Text: Psalm 142:1-7, 1 John 5:1-5
“When my spirit faints within me, you know my way!” —Psalm 142:3
At 15-years old, I found myself in a cave of utter depression. The feelings of helplessness and purposelessness caused me to lose all hope, as I inevitably became a prisoner of impulse. I came to a place where I didn’t want to live any longer. A desperate suicide attempt left me in a Baltimore intensive care unit for many days. I survived, undoubtedly, only by the mercy of God—and even though I found a new hope in Christ a year later while locked up in a juvenile center, the depression didn’t go away over night. I battled with it for many years.
Many who wrestle with depression often feel alone in their struggle. I certainly did. More than three decades later, I’ve often thought of what I would say if I were to write a letter to that suicidal 15-year old self. What might I say? Would it be received? Could I convince that hurting and despairing kid that there truly is a “living hope” and that overcoming stories are REAL? (1 Peter 1:3, 1 John 5:4-5)
I can’t say for sure, but one thing I do know: if it were not for the grace of God, I would’ve never lived to see so many redemption stories in my life—including marrying an amazing woman and fathering three children who flood my heart with pride and joy every day. We have heard countless testimonies of readers who have found healing and renewed hope from my book, 13 Foot Coffins, as well as stories of young people who have overcome unimaginable despair through the ministry of Breakaway Outreach.
One of the aspects of the Bible that has always comforted me is the fact that it is filled not only with the overcoming narrative, but also with the transparency of the struggle.
Joseph was unjustly imprisoned before becoming second in command over Egypt. He appeared to be forgotten for a season. Moses was in an obscure desert place for forty years before leading Israel out of slavery. Rahab was stuck in a dignity-robbing prostitution ring before finding her redemptive place in Christ’s genealogy. Jeremiah had a lonely pit. Daniel was surrounded by flesh-eating lions. Esther dealt with the trauma of being orphaned before she became a saving queen. Even Jesus had his wilderness to overcome.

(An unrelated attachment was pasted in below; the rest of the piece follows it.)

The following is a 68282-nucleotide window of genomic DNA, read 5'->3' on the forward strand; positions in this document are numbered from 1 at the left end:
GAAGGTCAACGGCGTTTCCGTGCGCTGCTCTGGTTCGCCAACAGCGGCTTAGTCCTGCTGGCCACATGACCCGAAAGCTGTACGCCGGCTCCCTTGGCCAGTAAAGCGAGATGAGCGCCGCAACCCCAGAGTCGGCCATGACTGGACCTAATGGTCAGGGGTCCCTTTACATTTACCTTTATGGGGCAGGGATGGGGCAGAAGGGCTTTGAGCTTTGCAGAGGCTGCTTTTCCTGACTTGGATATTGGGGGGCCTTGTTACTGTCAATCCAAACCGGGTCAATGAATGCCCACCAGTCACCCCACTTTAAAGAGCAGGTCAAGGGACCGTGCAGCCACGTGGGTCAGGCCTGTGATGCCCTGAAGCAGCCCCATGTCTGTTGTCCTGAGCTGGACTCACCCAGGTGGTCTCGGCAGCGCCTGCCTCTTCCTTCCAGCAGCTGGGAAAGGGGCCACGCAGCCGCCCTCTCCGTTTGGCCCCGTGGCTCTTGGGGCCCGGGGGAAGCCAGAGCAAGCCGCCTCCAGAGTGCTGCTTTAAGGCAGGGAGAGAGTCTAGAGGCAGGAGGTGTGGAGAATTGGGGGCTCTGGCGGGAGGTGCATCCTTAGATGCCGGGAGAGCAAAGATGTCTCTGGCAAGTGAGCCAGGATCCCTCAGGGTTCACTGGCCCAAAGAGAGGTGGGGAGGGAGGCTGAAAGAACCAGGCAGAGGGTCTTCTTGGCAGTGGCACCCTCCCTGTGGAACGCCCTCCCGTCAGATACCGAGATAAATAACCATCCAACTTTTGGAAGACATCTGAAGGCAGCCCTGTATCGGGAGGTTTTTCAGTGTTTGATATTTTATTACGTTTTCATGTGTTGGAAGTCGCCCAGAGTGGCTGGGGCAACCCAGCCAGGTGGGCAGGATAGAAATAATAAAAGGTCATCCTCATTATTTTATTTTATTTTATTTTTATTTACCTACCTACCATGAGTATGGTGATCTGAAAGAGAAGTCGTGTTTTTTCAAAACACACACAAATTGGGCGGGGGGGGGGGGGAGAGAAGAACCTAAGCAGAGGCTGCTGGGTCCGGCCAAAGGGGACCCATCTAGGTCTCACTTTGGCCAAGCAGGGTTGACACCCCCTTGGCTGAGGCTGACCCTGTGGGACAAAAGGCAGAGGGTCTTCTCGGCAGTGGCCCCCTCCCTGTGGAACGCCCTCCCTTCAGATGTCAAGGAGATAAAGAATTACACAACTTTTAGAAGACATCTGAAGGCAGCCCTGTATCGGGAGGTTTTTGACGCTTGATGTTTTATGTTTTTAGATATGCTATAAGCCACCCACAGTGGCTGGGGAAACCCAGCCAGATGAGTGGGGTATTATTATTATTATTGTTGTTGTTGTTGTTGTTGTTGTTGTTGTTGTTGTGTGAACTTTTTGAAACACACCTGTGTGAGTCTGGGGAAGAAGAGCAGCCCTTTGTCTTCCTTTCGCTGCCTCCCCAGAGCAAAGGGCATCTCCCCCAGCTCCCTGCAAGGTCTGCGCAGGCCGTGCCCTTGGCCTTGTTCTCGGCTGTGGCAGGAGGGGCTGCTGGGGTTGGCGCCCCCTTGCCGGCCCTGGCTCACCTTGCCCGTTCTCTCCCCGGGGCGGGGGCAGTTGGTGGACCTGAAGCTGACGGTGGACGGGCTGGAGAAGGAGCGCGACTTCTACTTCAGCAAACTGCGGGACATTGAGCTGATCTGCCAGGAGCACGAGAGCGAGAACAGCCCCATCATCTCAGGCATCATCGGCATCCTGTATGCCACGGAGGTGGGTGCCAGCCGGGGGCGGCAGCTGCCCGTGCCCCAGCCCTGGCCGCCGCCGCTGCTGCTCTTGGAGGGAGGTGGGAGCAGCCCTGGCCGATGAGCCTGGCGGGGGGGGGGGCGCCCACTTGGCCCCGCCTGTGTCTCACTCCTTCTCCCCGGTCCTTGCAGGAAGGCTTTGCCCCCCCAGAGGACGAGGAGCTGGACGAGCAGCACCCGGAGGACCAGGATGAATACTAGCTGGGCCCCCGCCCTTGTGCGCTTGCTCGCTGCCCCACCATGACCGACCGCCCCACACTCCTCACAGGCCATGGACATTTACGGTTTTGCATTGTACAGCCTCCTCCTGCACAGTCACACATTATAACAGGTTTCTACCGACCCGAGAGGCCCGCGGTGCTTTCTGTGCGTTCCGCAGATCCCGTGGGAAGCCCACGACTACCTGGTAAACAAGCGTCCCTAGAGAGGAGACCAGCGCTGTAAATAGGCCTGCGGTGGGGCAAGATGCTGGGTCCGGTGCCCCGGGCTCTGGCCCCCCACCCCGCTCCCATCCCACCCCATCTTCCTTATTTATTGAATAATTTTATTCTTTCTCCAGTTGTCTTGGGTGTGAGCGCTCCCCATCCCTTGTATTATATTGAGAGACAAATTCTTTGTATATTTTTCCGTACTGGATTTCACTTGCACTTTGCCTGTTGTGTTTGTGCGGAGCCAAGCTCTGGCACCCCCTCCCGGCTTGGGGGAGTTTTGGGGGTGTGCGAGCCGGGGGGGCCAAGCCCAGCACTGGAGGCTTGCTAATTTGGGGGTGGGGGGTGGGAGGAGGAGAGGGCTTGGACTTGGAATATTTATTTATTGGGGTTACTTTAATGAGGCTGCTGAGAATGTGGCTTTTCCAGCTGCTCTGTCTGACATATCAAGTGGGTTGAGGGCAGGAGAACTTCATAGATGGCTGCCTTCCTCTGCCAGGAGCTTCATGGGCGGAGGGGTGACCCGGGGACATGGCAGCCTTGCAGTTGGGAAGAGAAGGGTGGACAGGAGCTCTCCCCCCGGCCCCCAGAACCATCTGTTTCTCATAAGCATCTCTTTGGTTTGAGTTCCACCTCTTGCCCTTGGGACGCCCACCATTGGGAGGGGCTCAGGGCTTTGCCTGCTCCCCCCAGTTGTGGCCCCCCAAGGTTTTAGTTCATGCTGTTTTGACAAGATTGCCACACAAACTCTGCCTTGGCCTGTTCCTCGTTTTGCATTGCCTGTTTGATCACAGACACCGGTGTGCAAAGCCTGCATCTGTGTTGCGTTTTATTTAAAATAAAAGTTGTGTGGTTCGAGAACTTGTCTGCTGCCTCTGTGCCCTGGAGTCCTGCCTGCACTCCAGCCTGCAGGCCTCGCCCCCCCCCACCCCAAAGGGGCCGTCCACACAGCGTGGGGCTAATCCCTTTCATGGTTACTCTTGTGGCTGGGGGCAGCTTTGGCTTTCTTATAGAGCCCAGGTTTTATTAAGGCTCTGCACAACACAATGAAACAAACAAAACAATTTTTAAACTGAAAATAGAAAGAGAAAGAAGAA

In Psalm 142, David is in a cave. A narcissistic madman is hunting his life. Like the spiritual enemy of every child of God, this dignity-thief has come to steal, kill, and destroy. David is lonely—“there is none who takes notice of me… no one cares for my soul” (v.4). He feels cornered and powerless. His spirit faints. He is separated from every form of dependence, until all that is left is God himself. He is broken down in order to be built up. The cave is not the end for David, it’s just part of the process—a few years later he will be dancing immodestly and unembarrassingly in the streets of Jerusalem, celebrating all that God has done to redeem this story and establish his kingdom. (2 Samuel 6:12-15)
David’s vulnerability in the cave reminds us that the struggle is real, but that’s what makes his dancing so special. He doesn’t dance that way if you take the cave out of the story. God must’ve seemed idle to David while he was in the cave. The silence alone was vexing. But the story didn’t end there. Neither does yours!
[bctt tweet=”David’s vulnerability in the cave reminds us that the struggle is real, but that’s what makes his dancing so special. He doesn’t dance that way if you take the cave out of the story.” username=”jimmylarche”]
A celebration is coming, my friend. A victory is looming. It is inevitable! The struggle is real, but so is the overcoming life. Through Christ’s redemption, we will all one day be able to sing, “You have turned my mourning into joyful dancing. You have taken away my clothes of mourning and clothed me with joy.” (Psalm 30:11)
God, help us to be reminded that you have never—ever—left any of your children in the cave. You’ve never abandoned your own. Remind us that our dance is surely coming—and it will be glorious and shameless in your presence. For you will deal bountifully with your children. This I believe, in Jesus’ name, Amen.
Questions for Reflection and/or Family Discussion:
- How would you describe some of the cave experiences in your life?
- What would you say is the main theme of David’s prayer? (Psalm 142)
- How did David feel about his own ability to save himself? (v.6)
- How did David promise to respond to God’s deliverance? (v.7)
- In what specific areas of your life could you depend on the Lord more?
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